6. Will Congress blow up the debt ceiling?

Next year, the House has to raise the debt ceiling. Failing to do so risks global financial calamity. Republican hardliners have already said they’ll hold the faith and credit of the United States hostage, using it as ransom to extract spending cuts and other concessions from the White House.

But without the Senate, Republicans lack leverage, and Biden appears to have learned that negotiating with hostage-takers encourages them to take more hostages. If McCarthy—or whoever is speaker—puts the debt ceiling on the floor for a vote, Democrats will ensure that it passes. But doing that might cost McCarthy his Speaker’s gavel.

7. Will the economy have a soft landing?

The risk inherent to the Federal Reserve’s counter-inflation effort is that it would freeze economic growth into a deep recession rather than cool it into a soft landing. The good news: The Fed has indicated that it will slow rate hikes in 2023, an indication that inflation is tapering. Still, there’s no guarantee that we won’t hit a recession this year.

Getting through this without one—or even with a mild, brief one—will bolster Democrats’ 2024 prospects. But if Congress defaults on the country’s debt, any hopes of avoiding a deep recession will vanish.

8. Will the Supreme Court eviscerate democracy?

In December, the court heard oral arguments in Harper v. Moore, in which North Carolina Republicans asked the right-wing justices to endorse a fringe legal theory that says that state courts can’t stop legislatures from gerrymandering congressional districts to partisan ends even if doing so violates the state constitution.
Further-reaching versions of this theory would allow legislatures to overrule voters and appoint the presidential electors of their choosing, ignore independent redistricting commissions, and disregard state court rulings on things like voter ID.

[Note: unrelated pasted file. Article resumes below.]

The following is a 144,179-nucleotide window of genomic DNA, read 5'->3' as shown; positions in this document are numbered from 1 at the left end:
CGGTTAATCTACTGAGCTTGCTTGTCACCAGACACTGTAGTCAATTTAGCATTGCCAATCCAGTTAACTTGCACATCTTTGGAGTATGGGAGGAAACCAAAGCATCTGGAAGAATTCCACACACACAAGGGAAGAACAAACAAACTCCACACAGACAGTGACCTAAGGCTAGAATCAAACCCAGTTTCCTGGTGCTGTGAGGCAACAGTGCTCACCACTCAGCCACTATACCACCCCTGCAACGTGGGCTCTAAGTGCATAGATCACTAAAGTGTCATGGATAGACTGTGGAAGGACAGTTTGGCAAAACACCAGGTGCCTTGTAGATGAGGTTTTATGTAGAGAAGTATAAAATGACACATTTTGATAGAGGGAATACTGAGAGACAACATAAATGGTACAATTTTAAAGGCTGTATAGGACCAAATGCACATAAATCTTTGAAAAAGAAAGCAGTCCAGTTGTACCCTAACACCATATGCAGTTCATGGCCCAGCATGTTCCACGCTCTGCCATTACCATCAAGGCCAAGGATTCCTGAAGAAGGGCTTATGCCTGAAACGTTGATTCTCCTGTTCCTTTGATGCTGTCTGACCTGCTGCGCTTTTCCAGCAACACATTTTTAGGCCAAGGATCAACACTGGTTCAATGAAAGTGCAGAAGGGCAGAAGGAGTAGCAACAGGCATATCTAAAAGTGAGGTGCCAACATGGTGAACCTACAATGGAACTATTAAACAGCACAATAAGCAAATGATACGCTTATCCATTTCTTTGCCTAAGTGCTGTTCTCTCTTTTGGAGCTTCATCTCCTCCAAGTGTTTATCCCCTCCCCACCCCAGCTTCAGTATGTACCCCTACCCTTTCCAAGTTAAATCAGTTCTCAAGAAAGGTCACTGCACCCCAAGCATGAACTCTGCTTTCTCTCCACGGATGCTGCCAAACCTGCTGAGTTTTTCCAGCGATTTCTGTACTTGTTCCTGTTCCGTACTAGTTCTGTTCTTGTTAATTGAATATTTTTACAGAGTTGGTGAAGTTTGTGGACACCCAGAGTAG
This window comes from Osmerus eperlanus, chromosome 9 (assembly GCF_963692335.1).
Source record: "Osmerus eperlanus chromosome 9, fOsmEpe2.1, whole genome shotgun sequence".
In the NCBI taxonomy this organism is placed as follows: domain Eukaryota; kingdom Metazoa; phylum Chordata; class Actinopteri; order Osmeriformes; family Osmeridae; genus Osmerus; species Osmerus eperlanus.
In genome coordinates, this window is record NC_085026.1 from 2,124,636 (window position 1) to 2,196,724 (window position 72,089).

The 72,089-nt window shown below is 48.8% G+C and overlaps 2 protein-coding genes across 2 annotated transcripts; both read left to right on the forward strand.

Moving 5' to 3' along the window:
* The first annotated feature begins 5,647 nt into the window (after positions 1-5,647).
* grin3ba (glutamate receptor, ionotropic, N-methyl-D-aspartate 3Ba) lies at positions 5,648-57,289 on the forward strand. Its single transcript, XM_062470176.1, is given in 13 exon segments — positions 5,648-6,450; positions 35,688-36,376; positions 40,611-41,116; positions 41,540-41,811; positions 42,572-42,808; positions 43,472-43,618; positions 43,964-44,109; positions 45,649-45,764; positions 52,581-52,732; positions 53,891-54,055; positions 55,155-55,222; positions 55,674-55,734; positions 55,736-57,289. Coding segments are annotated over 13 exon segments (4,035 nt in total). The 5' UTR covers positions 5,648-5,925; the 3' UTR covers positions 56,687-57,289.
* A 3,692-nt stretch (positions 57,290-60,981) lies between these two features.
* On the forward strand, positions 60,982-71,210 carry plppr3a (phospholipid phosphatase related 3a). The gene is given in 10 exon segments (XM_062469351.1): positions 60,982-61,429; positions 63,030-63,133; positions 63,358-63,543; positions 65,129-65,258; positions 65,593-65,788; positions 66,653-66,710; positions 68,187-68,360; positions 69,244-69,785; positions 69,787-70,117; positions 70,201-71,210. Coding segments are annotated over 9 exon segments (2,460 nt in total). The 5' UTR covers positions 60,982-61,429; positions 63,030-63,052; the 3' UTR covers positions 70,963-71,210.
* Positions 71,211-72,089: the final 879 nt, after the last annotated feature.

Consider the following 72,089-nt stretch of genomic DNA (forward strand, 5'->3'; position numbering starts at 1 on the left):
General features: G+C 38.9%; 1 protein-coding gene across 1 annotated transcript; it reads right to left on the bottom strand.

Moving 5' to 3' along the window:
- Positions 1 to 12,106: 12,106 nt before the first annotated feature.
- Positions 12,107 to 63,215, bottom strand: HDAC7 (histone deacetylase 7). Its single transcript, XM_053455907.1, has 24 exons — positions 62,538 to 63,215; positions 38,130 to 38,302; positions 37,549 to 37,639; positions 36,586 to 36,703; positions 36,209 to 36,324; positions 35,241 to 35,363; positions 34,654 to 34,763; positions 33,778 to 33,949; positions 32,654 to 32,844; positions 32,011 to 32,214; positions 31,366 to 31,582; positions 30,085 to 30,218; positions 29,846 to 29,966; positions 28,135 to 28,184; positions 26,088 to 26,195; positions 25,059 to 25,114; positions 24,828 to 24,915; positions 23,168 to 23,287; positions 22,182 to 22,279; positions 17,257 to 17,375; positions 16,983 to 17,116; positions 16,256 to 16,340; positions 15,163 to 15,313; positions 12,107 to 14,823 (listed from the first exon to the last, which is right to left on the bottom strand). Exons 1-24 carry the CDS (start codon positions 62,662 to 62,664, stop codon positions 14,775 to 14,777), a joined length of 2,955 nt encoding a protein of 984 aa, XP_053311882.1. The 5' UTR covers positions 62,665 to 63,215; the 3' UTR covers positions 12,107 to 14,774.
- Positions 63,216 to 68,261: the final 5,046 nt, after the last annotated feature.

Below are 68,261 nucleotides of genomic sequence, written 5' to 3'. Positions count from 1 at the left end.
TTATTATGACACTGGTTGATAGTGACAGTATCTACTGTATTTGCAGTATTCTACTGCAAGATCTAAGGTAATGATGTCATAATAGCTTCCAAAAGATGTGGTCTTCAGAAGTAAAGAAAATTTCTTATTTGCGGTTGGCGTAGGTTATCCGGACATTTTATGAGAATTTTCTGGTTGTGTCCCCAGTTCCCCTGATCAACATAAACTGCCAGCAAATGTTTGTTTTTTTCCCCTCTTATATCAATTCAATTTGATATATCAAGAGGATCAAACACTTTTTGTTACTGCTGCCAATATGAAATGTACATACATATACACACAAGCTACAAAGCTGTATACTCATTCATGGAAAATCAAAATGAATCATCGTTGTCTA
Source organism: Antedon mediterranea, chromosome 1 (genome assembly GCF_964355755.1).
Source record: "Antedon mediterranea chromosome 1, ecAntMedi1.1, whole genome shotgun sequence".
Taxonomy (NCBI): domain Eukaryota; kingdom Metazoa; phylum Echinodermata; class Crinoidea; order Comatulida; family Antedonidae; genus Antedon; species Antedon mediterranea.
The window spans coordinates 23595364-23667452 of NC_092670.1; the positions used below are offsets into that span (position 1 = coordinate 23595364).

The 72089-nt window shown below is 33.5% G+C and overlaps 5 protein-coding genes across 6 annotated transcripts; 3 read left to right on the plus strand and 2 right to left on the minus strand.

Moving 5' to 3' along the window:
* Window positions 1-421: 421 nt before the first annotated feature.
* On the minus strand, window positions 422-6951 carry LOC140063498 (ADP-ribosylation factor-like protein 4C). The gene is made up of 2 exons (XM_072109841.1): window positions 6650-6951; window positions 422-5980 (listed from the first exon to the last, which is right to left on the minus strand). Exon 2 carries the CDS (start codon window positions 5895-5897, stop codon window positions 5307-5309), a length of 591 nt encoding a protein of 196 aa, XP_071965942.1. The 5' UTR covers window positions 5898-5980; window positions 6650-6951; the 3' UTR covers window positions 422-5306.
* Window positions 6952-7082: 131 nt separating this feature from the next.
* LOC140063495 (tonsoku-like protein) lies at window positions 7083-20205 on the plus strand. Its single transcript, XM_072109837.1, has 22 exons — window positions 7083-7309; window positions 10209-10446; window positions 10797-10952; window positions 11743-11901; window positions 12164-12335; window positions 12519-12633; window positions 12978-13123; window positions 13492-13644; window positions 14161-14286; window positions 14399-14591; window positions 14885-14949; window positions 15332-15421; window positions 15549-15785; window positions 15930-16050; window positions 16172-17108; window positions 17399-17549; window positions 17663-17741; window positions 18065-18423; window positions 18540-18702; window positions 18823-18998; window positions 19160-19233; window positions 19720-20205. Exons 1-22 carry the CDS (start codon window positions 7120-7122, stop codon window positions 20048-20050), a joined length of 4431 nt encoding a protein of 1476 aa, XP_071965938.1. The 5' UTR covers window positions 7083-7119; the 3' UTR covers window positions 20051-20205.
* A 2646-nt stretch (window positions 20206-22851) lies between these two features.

At least a few conservative justices seemed skeptical, but we won’t know for sure until
they rule this spring.

9. How desperate will Russia get?

To say the invasion of Ukraine has not gone to plan is an understatement. The bully got punched in the nose in front of the whole world.

But the bully still has nuclear weapons. In December, Putin mused about adding a nuclear first strike to his military strategy. The likelihood that Putin follows through on this threat seems low; he would be signing his own death warrant. But the risk isn’t zero, and the consequences are potentially world-changing.

10. What will happen to Elon Musk’s Twitter?

Before its acquisition last year, Twitter had grown into a hub for journalists, policymakers, academics, activists, and politicians to disseminate information. It was also a vile shithole of racist trolls and ad hominem attacks. But it was our vile shithole.
Billionaire edgelord Elon Musk made all of the bad stuff worse, and the useful stuff worse, too.

With the site becoming a higher-rent Gab, I wonder what gap it will leave in our national conversation—and what will emerge as the next information hub.